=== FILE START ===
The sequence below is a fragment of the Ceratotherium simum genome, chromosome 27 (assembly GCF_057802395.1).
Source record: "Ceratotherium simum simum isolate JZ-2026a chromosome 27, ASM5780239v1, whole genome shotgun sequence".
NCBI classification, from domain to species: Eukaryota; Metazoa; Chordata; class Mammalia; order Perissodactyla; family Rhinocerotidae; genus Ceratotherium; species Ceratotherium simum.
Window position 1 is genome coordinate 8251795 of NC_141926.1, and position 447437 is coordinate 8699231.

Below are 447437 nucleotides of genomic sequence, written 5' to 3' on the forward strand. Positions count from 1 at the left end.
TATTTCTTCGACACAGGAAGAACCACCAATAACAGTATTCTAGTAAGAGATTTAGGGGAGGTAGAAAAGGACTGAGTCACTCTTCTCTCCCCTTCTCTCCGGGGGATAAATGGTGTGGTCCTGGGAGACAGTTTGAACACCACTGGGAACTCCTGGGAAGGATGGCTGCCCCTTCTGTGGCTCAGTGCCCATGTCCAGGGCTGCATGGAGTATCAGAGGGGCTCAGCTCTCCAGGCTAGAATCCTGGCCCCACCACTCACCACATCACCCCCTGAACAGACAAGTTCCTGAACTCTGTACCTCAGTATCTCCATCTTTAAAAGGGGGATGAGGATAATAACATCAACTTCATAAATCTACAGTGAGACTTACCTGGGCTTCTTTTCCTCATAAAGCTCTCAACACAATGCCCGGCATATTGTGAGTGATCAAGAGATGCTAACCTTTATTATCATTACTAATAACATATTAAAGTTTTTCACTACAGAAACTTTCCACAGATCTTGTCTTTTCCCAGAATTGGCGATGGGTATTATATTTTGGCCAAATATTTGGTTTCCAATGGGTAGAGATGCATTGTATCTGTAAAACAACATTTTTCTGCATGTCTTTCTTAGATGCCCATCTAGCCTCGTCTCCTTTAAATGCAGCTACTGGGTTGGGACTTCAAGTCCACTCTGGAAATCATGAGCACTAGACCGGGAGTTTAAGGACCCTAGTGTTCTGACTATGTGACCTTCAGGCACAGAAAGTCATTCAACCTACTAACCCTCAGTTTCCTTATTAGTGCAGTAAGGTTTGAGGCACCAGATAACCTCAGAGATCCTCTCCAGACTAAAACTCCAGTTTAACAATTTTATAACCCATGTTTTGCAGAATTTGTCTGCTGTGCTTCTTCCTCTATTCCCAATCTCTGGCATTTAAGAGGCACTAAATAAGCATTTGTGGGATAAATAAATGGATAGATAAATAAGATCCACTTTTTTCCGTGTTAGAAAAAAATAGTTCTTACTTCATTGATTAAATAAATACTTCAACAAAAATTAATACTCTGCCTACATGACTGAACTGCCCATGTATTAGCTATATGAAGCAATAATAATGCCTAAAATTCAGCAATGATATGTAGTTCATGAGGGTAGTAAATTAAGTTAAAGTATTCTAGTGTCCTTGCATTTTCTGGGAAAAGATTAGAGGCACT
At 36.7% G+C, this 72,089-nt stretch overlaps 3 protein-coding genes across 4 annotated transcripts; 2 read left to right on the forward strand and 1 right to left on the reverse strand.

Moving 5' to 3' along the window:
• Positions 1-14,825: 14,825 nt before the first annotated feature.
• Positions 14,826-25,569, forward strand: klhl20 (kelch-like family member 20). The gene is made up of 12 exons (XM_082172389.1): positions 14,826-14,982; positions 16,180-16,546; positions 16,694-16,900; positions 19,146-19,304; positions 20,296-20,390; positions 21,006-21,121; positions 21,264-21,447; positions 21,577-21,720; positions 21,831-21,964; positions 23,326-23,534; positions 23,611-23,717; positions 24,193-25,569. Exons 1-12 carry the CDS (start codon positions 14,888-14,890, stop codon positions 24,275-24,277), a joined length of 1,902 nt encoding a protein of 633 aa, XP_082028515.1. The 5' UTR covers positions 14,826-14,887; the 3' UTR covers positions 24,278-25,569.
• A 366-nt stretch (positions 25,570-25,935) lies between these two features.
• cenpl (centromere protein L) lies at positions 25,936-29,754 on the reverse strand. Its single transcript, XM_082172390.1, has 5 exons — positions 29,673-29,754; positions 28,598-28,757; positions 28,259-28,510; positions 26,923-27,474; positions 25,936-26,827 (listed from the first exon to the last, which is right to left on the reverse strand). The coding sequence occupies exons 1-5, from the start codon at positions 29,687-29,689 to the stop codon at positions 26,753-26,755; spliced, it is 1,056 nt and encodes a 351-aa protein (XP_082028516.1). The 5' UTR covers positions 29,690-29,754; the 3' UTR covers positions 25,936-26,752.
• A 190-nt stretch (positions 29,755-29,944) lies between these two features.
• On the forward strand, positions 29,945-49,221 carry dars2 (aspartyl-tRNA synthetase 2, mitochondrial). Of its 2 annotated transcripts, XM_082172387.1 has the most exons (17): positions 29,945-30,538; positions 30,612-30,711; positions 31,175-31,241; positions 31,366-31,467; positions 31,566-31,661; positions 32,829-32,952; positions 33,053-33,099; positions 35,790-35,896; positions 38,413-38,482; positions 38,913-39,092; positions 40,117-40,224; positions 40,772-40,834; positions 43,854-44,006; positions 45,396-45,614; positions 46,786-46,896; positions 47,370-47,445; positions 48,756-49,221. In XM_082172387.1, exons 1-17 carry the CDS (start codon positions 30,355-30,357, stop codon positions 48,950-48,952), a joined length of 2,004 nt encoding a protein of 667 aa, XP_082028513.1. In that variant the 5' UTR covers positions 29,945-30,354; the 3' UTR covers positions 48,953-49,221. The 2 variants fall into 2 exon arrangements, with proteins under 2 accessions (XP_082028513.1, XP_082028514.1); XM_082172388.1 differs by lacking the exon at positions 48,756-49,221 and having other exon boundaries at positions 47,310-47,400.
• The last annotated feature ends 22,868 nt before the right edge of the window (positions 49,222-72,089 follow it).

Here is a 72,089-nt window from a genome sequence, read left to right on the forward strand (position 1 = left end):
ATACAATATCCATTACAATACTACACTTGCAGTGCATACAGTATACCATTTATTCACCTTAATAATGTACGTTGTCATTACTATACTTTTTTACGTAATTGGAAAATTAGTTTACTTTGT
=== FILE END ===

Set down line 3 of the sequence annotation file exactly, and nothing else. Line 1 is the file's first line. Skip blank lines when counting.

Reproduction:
NCBI classification, from domain to species: Eukaryota; Metazoa; Chordata; class Mammalia; order Perissodactyla; family Rhinocerotidae; genus Ceratotherium; species Ceratotherium simum.